‘What needs to be done is to establish and reiterate core values, and – crucially – give pupils input into this,’ he explains.

‘When this understanding is achieved then it can be massively effective, with everyone then working towards a mutually agreed and mutually designed process. This is another example of where coaches giving pupils a voice is massively empowering – and always leads to stronger motivation.’

Dan Milton’s Top tips

  • Empowerment is key: If a sportsman or sportswoman feels empowered, their performance has the potential to be the best it can be.

  • Don’t disillusion them: It’s common sense, but needs to be kept in mind by coaches – a demotivated, unhappy athlete will never be at their best.

  • Make sure your pupils measure their performances against themselves – this is a true way to monitor progress. This way, we can see when things are on an upwards curve, and if this isn’t the case, we can look at ways to address the issues.

  • Keep them happy: Be sure everyone is engaged and enjoying the sessions. If you’re not having fun, if it becomes a chore, then look at the coach – somewhere along the line, they are getting it wrong.

  • Let the players have their say: Nothing is potentially more motivating than having a say on how you are coached. If done right, the results can be stunning.

What did you think of this article? Do you have any tips to share with your fellow coaches on how to motivate your players/athletes/teams? Leave a comment below.

This blog is also available as a podcast on a number of platforms including Itunes. Listen here.

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Comments (1)

Thanks Rob and Dan, this made for really interesting reading. I particularly like the emphasis on working out what makes each player tick. Each player will be motivated by their own particular factors. If as a coach or manager you can work these out, and then work on them, you will get more out of the player. Who was the England rugby player who when asked by Stuart Lancaster what his aim was, said "I want to buy my Mum a new house"? That gave Lancaster a pretty clear idea of how motivated that player was, and interestingly that it wasn't a selfish motivation.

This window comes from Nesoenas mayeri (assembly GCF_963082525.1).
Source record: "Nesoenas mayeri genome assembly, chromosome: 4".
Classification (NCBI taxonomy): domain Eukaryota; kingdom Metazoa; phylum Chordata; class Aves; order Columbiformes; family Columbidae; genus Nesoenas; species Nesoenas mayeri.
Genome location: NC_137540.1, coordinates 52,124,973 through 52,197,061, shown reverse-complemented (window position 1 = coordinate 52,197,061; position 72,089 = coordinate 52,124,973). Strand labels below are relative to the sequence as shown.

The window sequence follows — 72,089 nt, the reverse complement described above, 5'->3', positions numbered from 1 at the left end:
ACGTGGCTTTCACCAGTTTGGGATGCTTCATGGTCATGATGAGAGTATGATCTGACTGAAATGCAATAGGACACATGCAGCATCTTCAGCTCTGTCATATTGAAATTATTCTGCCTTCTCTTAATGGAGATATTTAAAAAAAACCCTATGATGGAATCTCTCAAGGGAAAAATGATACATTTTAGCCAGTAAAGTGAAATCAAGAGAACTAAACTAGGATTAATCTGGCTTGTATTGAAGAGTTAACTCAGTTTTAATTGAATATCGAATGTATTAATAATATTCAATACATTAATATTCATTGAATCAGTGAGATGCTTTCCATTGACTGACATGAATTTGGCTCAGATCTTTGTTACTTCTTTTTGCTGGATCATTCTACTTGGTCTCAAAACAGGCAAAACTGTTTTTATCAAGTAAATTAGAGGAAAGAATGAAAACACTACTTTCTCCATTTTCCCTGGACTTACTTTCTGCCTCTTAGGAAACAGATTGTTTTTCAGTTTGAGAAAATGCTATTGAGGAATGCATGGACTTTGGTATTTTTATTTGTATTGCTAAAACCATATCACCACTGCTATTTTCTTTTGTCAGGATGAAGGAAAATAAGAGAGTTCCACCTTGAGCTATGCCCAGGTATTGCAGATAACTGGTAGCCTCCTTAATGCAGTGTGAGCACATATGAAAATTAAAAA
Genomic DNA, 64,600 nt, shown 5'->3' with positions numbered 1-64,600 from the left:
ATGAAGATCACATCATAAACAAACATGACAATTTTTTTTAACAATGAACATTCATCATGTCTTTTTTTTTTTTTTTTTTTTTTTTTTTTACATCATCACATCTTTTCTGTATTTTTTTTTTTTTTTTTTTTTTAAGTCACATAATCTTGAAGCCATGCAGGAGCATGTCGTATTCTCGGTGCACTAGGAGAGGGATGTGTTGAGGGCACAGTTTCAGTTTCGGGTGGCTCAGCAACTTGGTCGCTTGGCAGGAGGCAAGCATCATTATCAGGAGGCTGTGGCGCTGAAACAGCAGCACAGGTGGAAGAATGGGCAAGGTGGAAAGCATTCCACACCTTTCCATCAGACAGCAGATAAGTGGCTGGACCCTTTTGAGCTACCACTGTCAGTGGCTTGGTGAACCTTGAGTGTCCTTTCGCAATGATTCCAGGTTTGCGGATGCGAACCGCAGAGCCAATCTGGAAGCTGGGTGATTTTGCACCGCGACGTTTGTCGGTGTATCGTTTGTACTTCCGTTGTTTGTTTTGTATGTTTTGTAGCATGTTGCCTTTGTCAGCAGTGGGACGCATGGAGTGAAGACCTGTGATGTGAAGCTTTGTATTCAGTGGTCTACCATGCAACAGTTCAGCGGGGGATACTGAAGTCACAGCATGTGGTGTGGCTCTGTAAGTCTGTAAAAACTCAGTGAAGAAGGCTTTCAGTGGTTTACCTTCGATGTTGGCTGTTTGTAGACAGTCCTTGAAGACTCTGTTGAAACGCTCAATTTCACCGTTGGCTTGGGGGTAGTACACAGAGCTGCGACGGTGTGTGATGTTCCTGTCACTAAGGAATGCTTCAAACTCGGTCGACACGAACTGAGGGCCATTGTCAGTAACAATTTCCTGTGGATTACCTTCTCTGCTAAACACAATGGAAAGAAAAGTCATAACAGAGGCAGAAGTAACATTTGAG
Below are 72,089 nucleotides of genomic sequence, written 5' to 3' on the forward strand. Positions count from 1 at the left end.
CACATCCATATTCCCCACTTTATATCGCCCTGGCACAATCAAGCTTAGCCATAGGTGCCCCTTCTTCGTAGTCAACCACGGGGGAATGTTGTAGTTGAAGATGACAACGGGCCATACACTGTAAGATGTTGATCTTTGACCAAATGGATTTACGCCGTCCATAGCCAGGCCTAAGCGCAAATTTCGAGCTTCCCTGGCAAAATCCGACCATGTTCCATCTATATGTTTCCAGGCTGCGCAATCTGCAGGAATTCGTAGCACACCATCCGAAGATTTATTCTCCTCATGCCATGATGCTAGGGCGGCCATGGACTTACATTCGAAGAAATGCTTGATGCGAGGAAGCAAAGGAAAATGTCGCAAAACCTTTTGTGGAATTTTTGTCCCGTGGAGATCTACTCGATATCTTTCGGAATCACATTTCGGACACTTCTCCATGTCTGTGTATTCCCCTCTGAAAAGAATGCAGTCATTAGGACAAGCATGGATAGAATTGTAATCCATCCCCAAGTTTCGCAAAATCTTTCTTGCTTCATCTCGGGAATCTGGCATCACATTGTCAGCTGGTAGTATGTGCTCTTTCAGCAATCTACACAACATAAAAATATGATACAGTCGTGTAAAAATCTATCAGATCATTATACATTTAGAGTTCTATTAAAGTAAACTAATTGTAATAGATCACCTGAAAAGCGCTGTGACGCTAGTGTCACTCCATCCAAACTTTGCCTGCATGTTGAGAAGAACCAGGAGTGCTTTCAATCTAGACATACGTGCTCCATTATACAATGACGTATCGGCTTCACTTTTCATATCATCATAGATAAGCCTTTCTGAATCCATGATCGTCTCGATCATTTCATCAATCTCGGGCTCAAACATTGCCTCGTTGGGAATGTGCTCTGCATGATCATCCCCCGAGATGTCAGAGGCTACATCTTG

There is a lot written about intrinsic and extrinsic motivation, and the relative impact and effect of both. I also like the analogy of the elephant and the rider (used in a lot of psychology books, but probably best articulated by Dan and Chip Heath in their book 'Switch - how to change things when change is hard'). The elephant being the brain's emotional part, the rider being the rational part. Without the elephant being motivated, things will not happen. Once the elephant is motivated, the rider then needs direction, and the path needs to be shaped.

The trick within a team environment is then to try and tie in each individual's motivation with a 'team ambition'. Think the lionesses - their ambition was to win a trophy and inspire a nation. They may not have done the first, but they certainly had a good crack at the second. The All Blacks aim is to 'Leave the Jersey in a Better Place.'

Thanks again for a really good read.
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Glad you liked it Catherine. I can’t take credit for the writing I’m just posting on his behalf but I will be sure to let him know you enjoyed it. Love the analogy of the elephant and the rider!